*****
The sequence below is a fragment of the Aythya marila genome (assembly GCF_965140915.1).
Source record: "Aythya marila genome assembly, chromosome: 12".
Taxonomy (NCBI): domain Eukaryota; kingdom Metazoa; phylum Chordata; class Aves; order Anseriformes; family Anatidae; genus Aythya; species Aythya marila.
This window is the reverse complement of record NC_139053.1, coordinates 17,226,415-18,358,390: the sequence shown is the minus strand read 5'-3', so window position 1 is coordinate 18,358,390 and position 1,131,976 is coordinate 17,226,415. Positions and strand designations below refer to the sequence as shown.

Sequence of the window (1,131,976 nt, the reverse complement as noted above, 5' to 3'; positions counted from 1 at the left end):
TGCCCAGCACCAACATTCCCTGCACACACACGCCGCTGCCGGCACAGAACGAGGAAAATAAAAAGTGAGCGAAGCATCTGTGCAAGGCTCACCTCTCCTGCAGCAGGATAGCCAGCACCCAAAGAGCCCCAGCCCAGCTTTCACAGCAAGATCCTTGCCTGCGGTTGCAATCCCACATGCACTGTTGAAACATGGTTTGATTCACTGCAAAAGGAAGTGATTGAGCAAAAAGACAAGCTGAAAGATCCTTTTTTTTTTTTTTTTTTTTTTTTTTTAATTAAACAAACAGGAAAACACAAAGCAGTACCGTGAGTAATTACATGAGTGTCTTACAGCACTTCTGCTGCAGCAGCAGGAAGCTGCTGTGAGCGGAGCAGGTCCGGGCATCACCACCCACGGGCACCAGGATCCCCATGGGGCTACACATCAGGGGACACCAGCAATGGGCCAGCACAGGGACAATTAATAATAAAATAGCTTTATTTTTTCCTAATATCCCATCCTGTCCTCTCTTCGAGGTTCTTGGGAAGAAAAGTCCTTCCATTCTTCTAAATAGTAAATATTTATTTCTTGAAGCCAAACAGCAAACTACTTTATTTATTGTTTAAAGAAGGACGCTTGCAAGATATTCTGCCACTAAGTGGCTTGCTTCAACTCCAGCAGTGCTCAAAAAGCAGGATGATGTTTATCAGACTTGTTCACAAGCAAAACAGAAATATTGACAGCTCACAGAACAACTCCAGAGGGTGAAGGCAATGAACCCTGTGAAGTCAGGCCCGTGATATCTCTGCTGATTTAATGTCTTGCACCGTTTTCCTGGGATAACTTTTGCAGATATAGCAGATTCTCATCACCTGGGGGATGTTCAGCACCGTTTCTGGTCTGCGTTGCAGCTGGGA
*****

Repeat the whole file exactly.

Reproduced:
The sequence below is a fragment of the Aythya marila genome (assembly GCF_965140915.1).
Source record: "Aythya marila genome assembly, chromosome: 12".
Taxonomy (NCBI): domain Eukaryota; kingdom Metazoa; phylum Chordata; class Aves; order Anseriformes; family Anatidae; genus Aythya; species Aythya marila.
This window is the reverse complement of record NC_139053.1, coordinates 17,226,415-18,358,390: the sequence shown is the minus strand read 5'-3', so window position 1 is coordinate 18,358,390 and position 1,131,976 is coordinate 17,226,415. Positions and strand designations below refer to the sequence as shown.

Sequence of the window (1,131,976 nt, the reverse complement as noted above, 5' to 3'; positions counted from 1 at the left end):
TGCCCAGCACCAACATTCCCTGCACACACACGCCGCTGCCGGCACAGAACGAGGAAAATAAAAAGTGAGCGAAGCATCTGTGCAAGGCTCACCTCTCCTGCAGCAGGATAGCCAGCACCCAAAGAGCCCCAGCCCAGCTTTCACAGCAAGATCCTTGCCTGCGGTTGCAATCCCACATGCACTGTTGAAACATGGTTTGATTCACTGCAAAAGGAAGTGATTGAGCAAAAAGACAAGCTGAAAGATCCTTTTTTTTTTTTTTTTTTTTTTTTTTTAATTAAACAAACAGGAAAACACAAAGCAGTACCGTGAGTAATTACATGAGTGTCTTACAGCACTTCTGCTGCAGCAGCAGGAAGCTGCTGTGAGCGGAGCAGGTCCGGGCATCACCACCCACGGGCACCAGGATCCCCATGGGGCTACACATCAGGGGACACCAGCAATGGGCCAGCACAGGGACAATTAATAATAAAATAGCTTTATTTTTTCCTAATATCCCATCCTGTCCTCTCTTCGAGGTTCTTGGGAAGAAAAGTCCTTCCATTCTTCTAAATAGTAAATATTTATTTCTTGAAGCCAAACAGCAAACTACTTTATTTATTGTTTAAAGAAGGACGCTTGCAAGATATTCTGCCACTAAGTGGCTTGCTTCAACTCCAGCAGTGCTCAAAAAGCAGGATGATGTTTATCAGACTTGTTCACAAGCAAAACAGAAATATTGACAGCTCACAGAACAACTCCAGAGGGTGAAGGCAATGAACCCTGTGAAGTCAGGCCCGTGATATCTCTGCTGATTTAATGTCTTGCACCGTTTTCCTGGGATAACTTTTGCAGATATAGCAGATTCTCATCACCTGGGGGATGTTCAGCACCGTTTCTGGTCTGCGTTGCAGCTGGGA